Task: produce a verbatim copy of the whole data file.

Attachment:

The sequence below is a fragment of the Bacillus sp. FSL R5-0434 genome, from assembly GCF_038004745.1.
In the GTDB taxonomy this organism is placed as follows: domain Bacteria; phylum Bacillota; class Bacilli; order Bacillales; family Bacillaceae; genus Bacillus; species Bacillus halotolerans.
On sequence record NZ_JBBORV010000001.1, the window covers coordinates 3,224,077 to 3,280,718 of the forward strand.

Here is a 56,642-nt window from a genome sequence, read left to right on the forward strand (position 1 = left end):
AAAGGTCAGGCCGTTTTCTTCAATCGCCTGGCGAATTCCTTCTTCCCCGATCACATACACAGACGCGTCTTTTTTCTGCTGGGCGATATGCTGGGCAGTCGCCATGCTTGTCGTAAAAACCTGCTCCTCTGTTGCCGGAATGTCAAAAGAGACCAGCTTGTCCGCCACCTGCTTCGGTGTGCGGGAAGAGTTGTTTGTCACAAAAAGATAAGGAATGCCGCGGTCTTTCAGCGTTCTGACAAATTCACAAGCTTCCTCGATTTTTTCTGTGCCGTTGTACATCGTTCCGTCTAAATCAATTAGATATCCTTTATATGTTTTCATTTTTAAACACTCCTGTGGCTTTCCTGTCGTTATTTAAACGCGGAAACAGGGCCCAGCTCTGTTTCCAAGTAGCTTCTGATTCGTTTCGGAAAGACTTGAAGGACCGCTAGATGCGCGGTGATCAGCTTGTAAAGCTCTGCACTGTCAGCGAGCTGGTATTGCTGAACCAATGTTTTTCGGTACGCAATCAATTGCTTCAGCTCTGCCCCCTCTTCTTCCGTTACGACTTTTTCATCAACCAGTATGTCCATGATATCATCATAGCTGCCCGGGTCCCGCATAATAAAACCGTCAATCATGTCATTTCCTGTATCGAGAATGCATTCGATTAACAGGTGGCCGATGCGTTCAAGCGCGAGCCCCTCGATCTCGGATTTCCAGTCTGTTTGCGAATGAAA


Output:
The sequence below is a fragment of the Bacillus sp. FSL R5-0434 genome, from assembly GCF_038004745.1.
In the GTDB taxonomy this organism is placed as follows: domain Bacteria; phylum Bacillota; class Bacilli; order Bacillales; family Bacillaceae; genus Bacillus; species Bacillus halotolerans.
On sequence record NZ_JBBORV010000001.1, the window covers coordinates 3,224,077 to 3,280,718 of the forward strand.

Here is a 56,642-nt window from a genome sequence, read left to right on the forward strand (position 1 = left end):
AAAGGTCAGGCCGTTTTCTTCAATCGCCTGGCGAATTCCTTCTTCCCCGATCACATACACAGACGCGTCTTTTTTCTGCTGGGCGATATGCTGGGCAGTCGCCATGCTTGTCGTAAAAACCTGCTCCTCTGTTGCCGGAATGTCAAAAGAGACCAGCTTGTCCGCCACCTGCTTCGGTGTGCGGGAAGAGTTGTTTGTCACAAAAAGATAAGGAATGCCGCGGTCTTTCAGCGTTCTGACAAATTCACAAGCTTCCTCGATTTTTTCTGTGCCGTTGTACATCGTTCCGTCTAAATCAATTAGATATCCTTTATATGTTTTCATTTTTAAACACTCCTGTGGCTTTCCTGTCGTTATTTAAACGCGGAAACAGGGCCCAGCTCTGTTTCCAAGTAGCTTCTGATTCGTTTCGGAAAGACTTGAAGGACCGCTAGATGCGCGGTGATCAGCTTGTAAAGCTCTGCACTGTCAGCGAGCTGGTATTGCTGAACCAATGTTTTTCGGTACGCAATCAATTGCTTCAGCTCTGCCCCCTCTTCTTCCGTTACGACTTTTTCATCAACCAGTATGTCCATGATATCATCATAGCTGCCCGGGTCCCGCATAATAAAACCGTCAATCATGTCATTTCCTGTATCGAGAATGCATTCGATTAACAGGTGGCCGATGCGTTCAAGCGCGAGCCCCTCGATCTCGGATTTCCAGTCTGTTTGCGAATGAAA